Chimeric Antigen Receptor (CAR)-T-Cell Therapy exert an immune response against non-small-cell lung cancer (NSCLC). As novel agents of immunotherapy, CAR-T cells target specific antigens in NSCLC.
Let us summarize the common tumor-associated antigens targeted in clinical trials on CAR-T-cell therapy for NSCLC:
The most effective therapies for NSCLC are:
The combination of nivolumab plus ipilimumab yielded more favorable results in patients with advanced NSCLC expressing programmed death-ligand 1 (PD-L1).
Modified-T-cell therapy, particularly using chimeric antigen receptor (CAR)-T cells, has attracted growing interest in recent years
Tyrosine kinase inhibitors serve as clinical therapy for metastatic NSCLC patients harboring epidermal growth factor receptor (EGFR).
Anti-CD19 CAR-T cells are approved by the US Food and Drug Administration for the treatment of hematological B-cell malignancies. Recent progress indicates that CAR-T-cell therapy is also a promising strategy for the treatment of NSCLC in clinical trials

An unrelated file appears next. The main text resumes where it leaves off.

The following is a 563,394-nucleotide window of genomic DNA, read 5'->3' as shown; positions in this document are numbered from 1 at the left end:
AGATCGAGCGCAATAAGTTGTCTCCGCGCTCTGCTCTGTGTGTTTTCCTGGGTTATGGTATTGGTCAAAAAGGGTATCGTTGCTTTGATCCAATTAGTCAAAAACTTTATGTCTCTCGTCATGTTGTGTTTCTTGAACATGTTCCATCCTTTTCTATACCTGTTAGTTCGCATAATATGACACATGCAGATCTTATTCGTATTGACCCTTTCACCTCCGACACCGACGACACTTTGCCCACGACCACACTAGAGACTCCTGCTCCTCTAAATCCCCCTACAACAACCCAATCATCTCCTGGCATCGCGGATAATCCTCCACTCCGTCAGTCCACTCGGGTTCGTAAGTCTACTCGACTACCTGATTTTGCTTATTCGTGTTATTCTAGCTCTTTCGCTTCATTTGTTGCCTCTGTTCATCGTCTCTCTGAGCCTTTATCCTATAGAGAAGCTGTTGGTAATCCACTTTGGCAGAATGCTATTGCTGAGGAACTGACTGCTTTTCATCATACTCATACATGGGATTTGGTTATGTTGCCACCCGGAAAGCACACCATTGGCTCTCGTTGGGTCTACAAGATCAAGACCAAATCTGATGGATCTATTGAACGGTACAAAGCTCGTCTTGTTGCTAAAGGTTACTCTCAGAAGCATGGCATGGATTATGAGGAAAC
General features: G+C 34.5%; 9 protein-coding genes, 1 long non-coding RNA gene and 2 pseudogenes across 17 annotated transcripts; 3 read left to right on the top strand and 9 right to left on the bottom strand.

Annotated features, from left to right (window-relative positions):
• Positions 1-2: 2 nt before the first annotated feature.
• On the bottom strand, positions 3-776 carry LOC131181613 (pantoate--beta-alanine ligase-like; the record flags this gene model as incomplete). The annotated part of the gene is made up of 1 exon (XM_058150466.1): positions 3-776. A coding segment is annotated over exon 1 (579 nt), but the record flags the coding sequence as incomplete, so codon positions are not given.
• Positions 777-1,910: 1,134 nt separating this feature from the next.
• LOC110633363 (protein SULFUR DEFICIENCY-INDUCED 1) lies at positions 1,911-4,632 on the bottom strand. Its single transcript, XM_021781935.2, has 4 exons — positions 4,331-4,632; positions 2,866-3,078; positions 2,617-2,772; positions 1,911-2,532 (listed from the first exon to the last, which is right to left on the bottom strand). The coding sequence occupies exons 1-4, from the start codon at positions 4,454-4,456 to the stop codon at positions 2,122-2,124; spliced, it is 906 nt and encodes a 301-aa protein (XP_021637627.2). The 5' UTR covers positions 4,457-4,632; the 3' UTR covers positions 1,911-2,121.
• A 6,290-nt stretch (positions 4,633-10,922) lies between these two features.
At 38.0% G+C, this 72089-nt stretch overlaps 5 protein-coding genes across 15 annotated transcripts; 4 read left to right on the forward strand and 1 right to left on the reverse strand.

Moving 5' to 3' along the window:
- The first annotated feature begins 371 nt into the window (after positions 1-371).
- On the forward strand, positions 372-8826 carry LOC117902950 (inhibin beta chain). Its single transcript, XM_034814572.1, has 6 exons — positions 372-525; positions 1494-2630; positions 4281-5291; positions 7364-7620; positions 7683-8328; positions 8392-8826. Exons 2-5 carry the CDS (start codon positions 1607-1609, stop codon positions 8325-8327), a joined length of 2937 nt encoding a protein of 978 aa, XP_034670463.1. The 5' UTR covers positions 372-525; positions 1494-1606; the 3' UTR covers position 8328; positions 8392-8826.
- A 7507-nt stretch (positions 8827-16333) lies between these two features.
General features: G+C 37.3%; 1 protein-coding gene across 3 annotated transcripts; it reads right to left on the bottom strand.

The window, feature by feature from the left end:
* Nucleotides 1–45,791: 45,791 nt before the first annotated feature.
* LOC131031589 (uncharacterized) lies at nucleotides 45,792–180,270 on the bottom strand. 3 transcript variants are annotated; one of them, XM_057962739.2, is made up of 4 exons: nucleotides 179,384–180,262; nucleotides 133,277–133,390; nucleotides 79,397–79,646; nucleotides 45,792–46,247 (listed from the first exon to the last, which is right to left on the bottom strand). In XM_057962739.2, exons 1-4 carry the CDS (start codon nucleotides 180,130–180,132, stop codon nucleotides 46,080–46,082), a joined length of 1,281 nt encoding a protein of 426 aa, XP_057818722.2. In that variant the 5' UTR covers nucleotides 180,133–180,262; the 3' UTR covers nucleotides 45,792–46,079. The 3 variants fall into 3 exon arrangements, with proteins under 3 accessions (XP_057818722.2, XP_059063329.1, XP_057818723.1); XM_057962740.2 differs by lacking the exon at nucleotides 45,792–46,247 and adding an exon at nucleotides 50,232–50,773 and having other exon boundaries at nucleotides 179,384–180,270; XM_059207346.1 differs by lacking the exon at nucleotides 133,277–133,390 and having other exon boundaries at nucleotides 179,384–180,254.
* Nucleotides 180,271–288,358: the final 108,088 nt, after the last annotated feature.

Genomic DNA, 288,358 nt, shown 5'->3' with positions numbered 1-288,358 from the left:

Anti-CD19 CAR-T-cell therapy caused selection of pre-existing variants of CD19 altering the target epitope beyond recognition by the CAR and this mechanics allow to overcome the risk of tumor antigen escape in immune-based anti-tumor therapies, including for NSCLC.
As a novel strategy for the treatment of NSCLC, CAR-T cell therapy has undergone great progress and has entered a stage of rapid development but certain arms are needed to be unraveled in future
Sudden and more rapid therapeutic effect on NSCLC than conventional treatment does is associated with toxicity which needs to be studied in trials.
Indeed, CARs have overcome the initial limitations of cancer therapy, but are currently limited by other tumor escape methods that are why these CARs are being studied in both animal models and clinical trials in the attempt to mitigate tumor antigen heterogeneity.
As we discussed many obstacles remain in the application of CAR-T-cell therapy in NSCLC, especially the heterogeneity of antigens expressed by tumor cells. The next steps is to better identify patients with a primary or acquired risk of resistance to CAR-T-cell therapy.
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